Seahawks quarterback Russell Wilson, largely confined to working from the pocket due to his ankle and knee injuries, completed 23 of 32 passes for 309 yards – the sixth time in his career he has topped the 300-yard mark — and three touchdowns.

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EAST RUTHERFORD, N.J. — Russell Wilson couldn’t run much. Certainly not the way he usually does, something that despite his protestations about how good his knee and ankle felt, he grudgingly had to admit.

The Seattle Seahawks couldn’t run much either.

Certainly not the way they usually have the past few years, when their offense has been working at its best.

But in a surprisingly easy 27-17 victory Sunday over the New York Jets, Wilson and the Seahawks showed that the conventional wisdom of what they can do and who they are might be as ill-conceived as a Ryan Fitzpatrick pass thrown in the direction of Richard Sherman.

Wilson, largely confined to working from the pocket due to his ankle and knee injuries, completed 23 of 32 passes for 309 yards — the sixth time in his career he has topped the 300-yard mark — and three touchdowns.

It was a performance that compelled Seattle coach Pete Carroll to not only marvel at Wilson’s recuperative powers but also to lash out at any of his quarterback’s remaining critics.

“All those guys who say he can’t throw from the pocket, they don’t know what they’re talking about,” Carroll said. “They don’t know what they’re talking about. It’s something they must have said a long time ago they’re still defending. Because he can throw it from anywhere. It doesn’t matter. We can put him in the pocket, he can roll, he can play-action — he can do anything.”

And Sunday he did it without any real help from a running game.

Seattle rushed for just 66 yards on 26 carries — the third-lowest total of the Wilson era.

But if you thought the Seahawks needed a running game to carry them, well, think again.

On consecutive scoring drives in the second quarter of 92 and 85 yards, the Seahawks rushed just five times for 15 yards.

No matter. Wilson instead completed all eight passes on those two drives for 165 yards and two touchdowns.

It wasn’t really a surprise to the Seahawks that they’d have to win the game this way. Going against a Jets’ defense that came in ranked third in the NFL against the run and unable to rely on Wilson’s mobility to add to the rushing attack, the Seahawks figured they’d have to throw.

“We thought that we would be forced to do more in the passing game because they’ve got such a dominant front four,” said receiver Doug Baldwin.

It should also, though, no longer be a surprise that the Seahawks can pull that off, not after what they did last year when Wilson threw 24 touchdowns in the second half of the season.

Still, the Seahawks know there were those wondering if Seattle could win a game with a gimpy Wilson and without the kind of running attack that was their forte in the Marshawn Lynch era.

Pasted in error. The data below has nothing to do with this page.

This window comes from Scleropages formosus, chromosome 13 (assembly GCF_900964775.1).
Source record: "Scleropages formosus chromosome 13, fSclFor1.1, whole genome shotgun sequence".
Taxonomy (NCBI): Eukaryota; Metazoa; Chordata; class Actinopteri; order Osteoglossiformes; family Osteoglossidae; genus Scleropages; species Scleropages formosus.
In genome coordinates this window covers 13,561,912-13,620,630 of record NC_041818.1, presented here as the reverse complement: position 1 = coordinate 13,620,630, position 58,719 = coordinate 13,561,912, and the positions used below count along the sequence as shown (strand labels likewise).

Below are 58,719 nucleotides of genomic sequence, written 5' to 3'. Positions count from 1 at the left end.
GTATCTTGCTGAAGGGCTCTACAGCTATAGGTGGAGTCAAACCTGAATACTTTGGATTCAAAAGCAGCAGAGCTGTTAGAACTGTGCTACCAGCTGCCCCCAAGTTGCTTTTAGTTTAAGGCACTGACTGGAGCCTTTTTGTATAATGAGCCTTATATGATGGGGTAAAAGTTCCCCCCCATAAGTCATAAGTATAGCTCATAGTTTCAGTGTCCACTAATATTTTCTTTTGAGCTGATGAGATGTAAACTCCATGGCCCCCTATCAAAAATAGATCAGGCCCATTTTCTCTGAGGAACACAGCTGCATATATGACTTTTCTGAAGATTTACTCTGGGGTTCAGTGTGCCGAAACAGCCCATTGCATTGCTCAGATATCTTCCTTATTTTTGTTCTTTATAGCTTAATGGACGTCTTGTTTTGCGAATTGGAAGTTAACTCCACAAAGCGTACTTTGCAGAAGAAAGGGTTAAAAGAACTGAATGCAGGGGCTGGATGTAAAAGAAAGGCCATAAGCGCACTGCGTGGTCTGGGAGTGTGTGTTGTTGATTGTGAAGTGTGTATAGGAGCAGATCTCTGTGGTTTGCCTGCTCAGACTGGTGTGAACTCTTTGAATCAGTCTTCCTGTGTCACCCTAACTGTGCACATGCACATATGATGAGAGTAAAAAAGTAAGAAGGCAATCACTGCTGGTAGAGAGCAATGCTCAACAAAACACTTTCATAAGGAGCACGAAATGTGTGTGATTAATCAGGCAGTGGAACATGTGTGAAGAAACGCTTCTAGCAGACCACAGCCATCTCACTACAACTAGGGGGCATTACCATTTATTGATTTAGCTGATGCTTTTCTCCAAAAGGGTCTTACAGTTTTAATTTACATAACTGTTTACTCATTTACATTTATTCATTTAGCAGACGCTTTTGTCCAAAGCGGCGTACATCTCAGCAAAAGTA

“I think sometimes people just don’t watch the games anymore and they just go off what they heard or past rhetoric,” Sherman said. “Russell is a scrambler and only works outside the pocket. We don’t have any elite receivers. Jimmy Graham isn’t what he used to be.”

On this day, all that could be thrown out the window as easily as Wilson tossed a 42-yard touchdown to Tanner McEvoy in the second quarter that capped the second of the two long drives in that quarter.

McEvoy was part of a surprising trio that caught Wilson’s touchdown passes. Veteran running back C.J. Spiller, signed to the team only Wednesday, caught the first, an 8-yarder in the second quarter.

McEvoy caught the second.

And Christine Michael, who before last week had never scored a touchdown of any kind, caught the third, a 6-yarder in the fourth quarter on a day when he set a career-high with five receptions.

Then there was Graham, showing not only that the Seahawks know how to get the ball to him, but that less than 10 months removed from a knee injury some thought might be career-altering, he can still go up and catch it no matter how high.

“You see the playmakers that we have and that makes it easier on me in terms of throwing the ball,” Wilson said.

There also was a defense that held the Jets to 17 yards or less on six of seven second-half drives as the Seahawks pulled away.

It was a defense that for a brief moment looked vulnerable when the Jets drove 75 yards before halftime to score on a 17-yard Brandon Marshall touchdown reception perfectly placed in front of Sherman.

Sherman, as respectful of Marshall’s game as any receiver he faces, knew he might give up one.

He responded by getting two interceptions in the fourth quarter to put the game away.

Asked what he thought of the Jets continuing to throw to Sherman, teammate Cliff Avril said: “I mean, good luck. There are only so many plays he is going to allow.”

Mostly, though, there was Wilson, who wasn’t so much limited as simply a little bit different, and ultimately as good as ever.

“I don’t doubt my ability,” Wilson said. “I think about staying in the pocket. Like I always tell you guys, I don’t want to run. You got those big bears chasing you out there. I just want to throw the ball to the right guy at the right time.”